Environment Canada meteorologist rejects Bill Vander Zalm’s chemtrail theory
Looking skyward comes as second nature to Bill Vander Zalm.
When you’re in the plant business, as he is, what’s in the heavens is important, be it “rain, sunshine, or some foreign thing,” the former B.C. premier explains.
A number of days ago, he filed freedom-of-information requests asking both federal and provincial governments whether they’ve been engaged in some sort of climate-control engineering.
Vander Zalm wants to know whether chemicals are being sprayed by aircraft, leaving visible, cloudlike trails in the skies. Many observers call these “chemtrails”.
If no such thing is happening, and the trails are nothing but condensation (or “contrails”) left by passing planes, Vander Zalm wants to hear that officially.
The federal and provincial governments have confirmed receipt of his request, the former premier said.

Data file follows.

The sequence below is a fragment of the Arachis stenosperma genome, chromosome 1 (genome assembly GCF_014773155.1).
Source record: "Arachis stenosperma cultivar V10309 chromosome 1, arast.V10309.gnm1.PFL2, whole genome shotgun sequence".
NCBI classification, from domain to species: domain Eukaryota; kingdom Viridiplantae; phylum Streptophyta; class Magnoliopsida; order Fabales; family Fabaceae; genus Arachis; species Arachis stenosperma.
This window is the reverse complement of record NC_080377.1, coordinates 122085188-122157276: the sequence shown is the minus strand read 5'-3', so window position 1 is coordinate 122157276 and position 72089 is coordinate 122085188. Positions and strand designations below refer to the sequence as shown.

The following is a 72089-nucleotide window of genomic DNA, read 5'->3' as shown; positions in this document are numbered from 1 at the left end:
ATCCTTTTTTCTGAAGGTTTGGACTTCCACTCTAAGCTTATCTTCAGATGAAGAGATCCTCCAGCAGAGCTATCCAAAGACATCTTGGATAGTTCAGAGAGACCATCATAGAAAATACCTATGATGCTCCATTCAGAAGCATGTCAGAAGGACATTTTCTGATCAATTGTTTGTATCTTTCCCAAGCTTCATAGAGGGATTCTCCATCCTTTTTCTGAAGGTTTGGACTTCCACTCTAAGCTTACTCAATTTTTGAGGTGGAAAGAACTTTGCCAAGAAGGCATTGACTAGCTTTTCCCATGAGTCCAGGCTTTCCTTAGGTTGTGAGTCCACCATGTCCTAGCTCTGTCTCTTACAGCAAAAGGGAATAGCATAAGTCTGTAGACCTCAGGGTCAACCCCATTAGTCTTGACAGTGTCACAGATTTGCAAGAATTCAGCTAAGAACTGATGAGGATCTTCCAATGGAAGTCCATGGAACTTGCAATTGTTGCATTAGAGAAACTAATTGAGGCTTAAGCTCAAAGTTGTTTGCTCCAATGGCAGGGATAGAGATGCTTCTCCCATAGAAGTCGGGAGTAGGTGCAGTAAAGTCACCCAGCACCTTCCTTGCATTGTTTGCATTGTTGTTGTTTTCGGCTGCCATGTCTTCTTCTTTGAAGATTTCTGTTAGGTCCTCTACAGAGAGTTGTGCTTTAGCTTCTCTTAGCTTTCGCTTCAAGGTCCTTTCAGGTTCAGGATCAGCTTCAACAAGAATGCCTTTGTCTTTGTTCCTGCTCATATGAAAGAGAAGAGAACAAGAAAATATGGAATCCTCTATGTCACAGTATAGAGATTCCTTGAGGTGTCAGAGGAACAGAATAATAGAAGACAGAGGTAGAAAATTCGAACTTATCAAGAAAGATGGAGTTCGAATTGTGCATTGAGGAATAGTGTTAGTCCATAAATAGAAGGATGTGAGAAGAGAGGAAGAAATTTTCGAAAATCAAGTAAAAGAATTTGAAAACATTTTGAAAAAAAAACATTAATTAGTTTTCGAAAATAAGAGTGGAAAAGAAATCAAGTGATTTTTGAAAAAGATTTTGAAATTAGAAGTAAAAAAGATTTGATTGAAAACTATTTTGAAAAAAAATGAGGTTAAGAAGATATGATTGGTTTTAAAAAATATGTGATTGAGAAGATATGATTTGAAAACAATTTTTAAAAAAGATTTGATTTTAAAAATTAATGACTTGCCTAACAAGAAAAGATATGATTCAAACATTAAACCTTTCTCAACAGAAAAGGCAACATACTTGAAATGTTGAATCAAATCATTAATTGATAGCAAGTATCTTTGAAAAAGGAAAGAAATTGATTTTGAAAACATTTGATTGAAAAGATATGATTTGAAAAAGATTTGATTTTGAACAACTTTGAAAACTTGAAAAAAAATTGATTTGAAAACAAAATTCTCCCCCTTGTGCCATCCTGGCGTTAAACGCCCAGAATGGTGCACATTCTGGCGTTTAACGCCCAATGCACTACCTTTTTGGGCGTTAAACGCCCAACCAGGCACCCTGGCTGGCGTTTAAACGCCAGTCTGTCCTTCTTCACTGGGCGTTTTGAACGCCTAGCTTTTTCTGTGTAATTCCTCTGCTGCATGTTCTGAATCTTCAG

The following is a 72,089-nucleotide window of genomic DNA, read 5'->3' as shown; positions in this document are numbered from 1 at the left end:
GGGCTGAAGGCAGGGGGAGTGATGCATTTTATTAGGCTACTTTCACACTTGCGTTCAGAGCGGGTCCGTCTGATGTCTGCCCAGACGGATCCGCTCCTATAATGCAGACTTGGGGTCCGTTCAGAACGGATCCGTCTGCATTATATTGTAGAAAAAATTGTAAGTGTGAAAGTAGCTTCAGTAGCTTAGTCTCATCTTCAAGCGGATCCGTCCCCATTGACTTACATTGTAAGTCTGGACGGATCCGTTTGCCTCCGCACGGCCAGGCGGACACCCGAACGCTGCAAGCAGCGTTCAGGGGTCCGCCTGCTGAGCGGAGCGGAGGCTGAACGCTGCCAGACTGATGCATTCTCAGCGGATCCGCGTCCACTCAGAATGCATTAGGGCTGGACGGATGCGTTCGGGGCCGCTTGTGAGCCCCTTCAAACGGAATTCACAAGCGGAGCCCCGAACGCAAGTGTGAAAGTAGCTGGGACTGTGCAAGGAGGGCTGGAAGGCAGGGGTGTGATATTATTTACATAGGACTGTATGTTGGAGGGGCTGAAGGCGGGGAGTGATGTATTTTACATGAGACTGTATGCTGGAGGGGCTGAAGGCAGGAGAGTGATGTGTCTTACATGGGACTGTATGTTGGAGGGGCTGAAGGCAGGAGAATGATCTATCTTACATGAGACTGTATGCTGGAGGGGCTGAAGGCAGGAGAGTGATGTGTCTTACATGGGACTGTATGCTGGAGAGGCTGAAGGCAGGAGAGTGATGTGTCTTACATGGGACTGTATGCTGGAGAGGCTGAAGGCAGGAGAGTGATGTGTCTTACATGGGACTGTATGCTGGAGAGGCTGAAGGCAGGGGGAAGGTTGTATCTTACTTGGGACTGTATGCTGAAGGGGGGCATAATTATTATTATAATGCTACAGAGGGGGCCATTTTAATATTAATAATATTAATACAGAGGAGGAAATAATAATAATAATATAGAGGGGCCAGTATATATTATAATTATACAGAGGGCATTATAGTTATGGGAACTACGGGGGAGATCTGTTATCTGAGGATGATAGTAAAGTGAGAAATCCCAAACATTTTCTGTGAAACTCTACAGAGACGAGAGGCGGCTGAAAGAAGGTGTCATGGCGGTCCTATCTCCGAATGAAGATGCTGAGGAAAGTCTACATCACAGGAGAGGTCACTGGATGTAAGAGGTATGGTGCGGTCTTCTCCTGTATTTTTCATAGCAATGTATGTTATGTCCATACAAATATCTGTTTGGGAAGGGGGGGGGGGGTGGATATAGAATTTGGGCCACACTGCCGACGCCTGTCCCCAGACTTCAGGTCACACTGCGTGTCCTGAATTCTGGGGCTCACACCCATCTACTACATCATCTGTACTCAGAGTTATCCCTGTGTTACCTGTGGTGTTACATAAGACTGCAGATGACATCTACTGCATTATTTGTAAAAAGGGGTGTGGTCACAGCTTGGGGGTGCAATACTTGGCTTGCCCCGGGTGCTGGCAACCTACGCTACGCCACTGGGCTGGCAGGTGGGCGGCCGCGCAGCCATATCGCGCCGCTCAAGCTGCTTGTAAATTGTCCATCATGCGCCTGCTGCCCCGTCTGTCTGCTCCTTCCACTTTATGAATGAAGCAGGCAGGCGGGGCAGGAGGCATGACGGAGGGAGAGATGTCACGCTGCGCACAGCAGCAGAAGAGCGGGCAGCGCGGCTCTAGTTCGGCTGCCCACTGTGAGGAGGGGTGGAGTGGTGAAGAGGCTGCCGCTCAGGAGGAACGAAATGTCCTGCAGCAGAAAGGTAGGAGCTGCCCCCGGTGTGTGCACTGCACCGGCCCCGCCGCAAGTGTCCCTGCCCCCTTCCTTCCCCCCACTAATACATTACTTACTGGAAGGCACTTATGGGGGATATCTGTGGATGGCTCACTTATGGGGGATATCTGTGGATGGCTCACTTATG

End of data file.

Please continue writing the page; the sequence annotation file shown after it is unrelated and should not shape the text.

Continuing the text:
“Governments will go ahead and do things, particularly in the name of climate control or, you know, for the sake of agriculture or whatever other excuse they can use,” Vander Zalm told the Straight by phone. “They’ll keep it a secret, and they’ll go ahead and do it anyway.”
As a meteorologist with Environment Canada, David Jones has dealt with many inquiries from the public about condensation trails.
“It’s a waste of energy to pursue these things,” Jones told the Straight by phone.
The Vancouver-based weather expert said there’s nothing there but water vapour. “It’s really just plain stupid to think that you could alter the climate by, you know, somehow using aircraft to drop tiny droplets or particles in the massive volume that the atmosphere is,” Jones said. “I mean, it’s just ridiculous.”
A rally against “geoengineering and chemtrails” will be held on Sunday (August 25) outside the Vancouver Art Gallery, starting at 2 p.m. Vander Zalm said that he will not be able to attend.